Womxn Playwrights Featured in Online Festival
A women-led theater company, Women’s Writes, has launched an online festival featuring five short plays by womxn writers, running for the whole month of January.
“Womxn” is a recent alternative political spelling of “women” used by intersectional feminists to be more inclusive of all female-identifying genders such as transgender women and non-binary people. This alternative spelling is also used to avoid the perceived sexism in the traditional spellings with m-a-n or m-e-n.
Women’s Writes is a group that hosts writing nights that champion female-identifying playwrights in order to redress the balance and to create a platform for women’s voices to be heard.
The online festival will run from January 1 to 31 and will feature five 15-minute plays in a 75-minute fest.
The Women’s Writes Online Festival will stream until January 31, 2021. Tickets are at £12.50. Click here for tickets and more information.
Here are the 5 featured plays part of the festival:
Bride by Lily Bevan
Synopsis: “Sam has married the love of her life. But, her partner’s identity may come as a surprise…”
Yellow Bricks by Rosanne Stewart
Synopsis: “A school girl stands at a bus stop. Catcalled by a passing van, this time – she shouts back. Why haven’t things changed since the day they made Dorothy follow those yellow bricks?”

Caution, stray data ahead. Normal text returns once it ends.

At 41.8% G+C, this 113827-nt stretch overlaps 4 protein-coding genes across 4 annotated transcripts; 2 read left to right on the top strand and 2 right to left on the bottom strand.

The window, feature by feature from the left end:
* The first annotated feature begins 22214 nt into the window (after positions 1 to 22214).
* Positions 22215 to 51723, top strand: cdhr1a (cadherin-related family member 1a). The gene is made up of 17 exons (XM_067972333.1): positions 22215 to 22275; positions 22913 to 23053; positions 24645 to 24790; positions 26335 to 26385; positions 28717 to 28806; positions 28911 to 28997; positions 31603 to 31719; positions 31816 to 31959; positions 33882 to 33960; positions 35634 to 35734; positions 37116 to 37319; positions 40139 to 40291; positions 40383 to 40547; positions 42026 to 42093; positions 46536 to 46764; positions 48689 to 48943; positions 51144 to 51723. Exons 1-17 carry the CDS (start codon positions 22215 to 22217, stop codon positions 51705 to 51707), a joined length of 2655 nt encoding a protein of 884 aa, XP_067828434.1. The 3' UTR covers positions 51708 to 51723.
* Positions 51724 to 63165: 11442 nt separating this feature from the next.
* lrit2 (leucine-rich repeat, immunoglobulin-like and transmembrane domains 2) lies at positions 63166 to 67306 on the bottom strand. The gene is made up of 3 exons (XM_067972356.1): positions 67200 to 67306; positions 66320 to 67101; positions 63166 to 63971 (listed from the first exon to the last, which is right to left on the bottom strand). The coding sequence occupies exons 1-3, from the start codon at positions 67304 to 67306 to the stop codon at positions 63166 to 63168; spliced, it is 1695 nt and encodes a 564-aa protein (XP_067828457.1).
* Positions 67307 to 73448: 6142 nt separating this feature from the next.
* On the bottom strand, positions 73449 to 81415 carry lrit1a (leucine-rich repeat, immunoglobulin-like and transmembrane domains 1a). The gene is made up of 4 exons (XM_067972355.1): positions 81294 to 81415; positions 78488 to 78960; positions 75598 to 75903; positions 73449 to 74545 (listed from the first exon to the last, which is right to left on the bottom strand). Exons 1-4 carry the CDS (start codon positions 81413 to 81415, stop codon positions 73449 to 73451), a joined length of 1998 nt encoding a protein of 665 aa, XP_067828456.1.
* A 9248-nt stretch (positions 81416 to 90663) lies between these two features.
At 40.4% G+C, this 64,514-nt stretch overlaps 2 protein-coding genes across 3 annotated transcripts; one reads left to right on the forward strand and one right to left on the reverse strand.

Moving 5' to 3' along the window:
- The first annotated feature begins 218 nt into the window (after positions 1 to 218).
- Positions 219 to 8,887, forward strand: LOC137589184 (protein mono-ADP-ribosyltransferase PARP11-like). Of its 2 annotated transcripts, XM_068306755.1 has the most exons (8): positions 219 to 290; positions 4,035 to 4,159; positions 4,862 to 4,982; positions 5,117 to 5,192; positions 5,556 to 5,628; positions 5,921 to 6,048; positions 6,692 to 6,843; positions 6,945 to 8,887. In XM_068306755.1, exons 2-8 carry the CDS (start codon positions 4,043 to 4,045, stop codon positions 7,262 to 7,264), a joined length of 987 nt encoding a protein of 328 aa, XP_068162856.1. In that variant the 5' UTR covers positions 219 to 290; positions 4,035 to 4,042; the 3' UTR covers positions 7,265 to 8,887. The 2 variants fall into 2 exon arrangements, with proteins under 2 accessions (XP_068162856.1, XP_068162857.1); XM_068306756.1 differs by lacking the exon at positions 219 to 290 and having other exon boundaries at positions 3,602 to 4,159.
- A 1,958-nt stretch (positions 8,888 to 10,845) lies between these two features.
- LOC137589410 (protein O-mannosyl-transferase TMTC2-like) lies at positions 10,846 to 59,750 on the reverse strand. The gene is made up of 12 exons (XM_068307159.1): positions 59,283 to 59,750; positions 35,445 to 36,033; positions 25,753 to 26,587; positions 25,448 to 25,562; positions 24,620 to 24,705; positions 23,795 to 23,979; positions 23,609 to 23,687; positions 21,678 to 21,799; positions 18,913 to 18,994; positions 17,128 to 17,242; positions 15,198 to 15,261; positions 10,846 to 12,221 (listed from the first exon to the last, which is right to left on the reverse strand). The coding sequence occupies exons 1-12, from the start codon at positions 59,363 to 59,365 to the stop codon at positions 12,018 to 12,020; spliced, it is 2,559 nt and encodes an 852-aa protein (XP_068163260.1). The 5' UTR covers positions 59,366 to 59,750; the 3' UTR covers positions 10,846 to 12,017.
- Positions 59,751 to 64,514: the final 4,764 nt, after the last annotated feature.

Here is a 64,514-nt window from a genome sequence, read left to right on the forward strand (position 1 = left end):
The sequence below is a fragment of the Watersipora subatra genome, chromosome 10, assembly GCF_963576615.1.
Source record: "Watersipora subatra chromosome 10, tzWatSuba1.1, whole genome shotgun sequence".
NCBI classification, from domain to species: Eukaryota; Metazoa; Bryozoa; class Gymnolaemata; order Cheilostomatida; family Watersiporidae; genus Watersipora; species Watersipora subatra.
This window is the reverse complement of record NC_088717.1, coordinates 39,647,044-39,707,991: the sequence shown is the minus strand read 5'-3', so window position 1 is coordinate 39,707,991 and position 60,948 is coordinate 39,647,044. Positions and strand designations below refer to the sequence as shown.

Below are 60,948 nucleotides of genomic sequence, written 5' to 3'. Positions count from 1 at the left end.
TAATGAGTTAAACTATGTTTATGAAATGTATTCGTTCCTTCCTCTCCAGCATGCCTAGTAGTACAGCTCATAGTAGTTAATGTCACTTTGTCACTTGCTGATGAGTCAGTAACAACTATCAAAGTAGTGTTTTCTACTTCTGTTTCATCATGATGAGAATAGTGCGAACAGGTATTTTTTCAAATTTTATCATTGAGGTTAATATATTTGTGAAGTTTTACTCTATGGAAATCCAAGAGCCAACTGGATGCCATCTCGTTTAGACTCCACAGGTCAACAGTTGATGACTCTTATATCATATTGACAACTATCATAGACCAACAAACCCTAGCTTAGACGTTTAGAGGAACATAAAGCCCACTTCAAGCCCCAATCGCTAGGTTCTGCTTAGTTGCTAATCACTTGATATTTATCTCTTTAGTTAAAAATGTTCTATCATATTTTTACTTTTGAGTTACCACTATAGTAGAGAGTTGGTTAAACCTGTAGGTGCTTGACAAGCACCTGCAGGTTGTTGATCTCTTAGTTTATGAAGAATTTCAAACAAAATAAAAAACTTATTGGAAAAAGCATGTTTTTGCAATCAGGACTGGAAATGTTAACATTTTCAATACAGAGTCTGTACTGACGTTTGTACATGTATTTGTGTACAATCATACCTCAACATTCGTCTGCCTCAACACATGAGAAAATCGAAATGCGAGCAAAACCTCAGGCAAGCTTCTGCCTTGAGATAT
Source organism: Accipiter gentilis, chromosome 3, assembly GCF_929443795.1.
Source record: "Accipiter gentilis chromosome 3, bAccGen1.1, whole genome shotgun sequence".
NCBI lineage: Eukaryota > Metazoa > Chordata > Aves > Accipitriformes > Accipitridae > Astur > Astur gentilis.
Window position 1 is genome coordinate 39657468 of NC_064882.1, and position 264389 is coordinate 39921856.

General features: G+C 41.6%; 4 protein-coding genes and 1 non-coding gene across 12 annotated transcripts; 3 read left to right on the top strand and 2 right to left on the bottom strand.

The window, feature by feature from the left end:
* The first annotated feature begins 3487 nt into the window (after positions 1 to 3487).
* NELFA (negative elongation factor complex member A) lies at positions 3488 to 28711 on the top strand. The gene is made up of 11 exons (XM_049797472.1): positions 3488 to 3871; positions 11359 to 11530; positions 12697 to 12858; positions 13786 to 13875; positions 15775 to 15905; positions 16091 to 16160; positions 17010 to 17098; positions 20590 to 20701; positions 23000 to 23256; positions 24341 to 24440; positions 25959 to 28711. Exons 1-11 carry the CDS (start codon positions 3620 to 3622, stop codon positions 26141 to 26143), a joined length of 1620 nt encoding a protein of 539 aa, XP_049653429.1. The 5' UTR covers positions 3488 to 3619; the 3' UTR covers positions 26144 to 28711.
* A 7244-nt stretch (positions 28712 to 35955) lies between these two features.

CALL ME MAYBE by Martha Watson Allpress
Synopsis: “Lottie is killing time in a hospital waiting room. On the other side of the wall someone she loves is dying. And she’s really not fussed. CALL ME MAYBE explores moral grey areas and the sheer complexity of human bonds.”
In Love with Cancer by Marylou DiPietro
Synopsis: “A woman’s worst fear becomes her reality. Faced with a mastectomy, she questions how society views her breasts and how, actually it’s shame that needs to be lopped off. An incredible story about the power of a breast cancer survivor.”
We’re people too by Alina Rios
Synopsis: “A single mother struggling with postpartum depression decides to go out for her first coffee since her baby was born. An honest look at Motherhood.”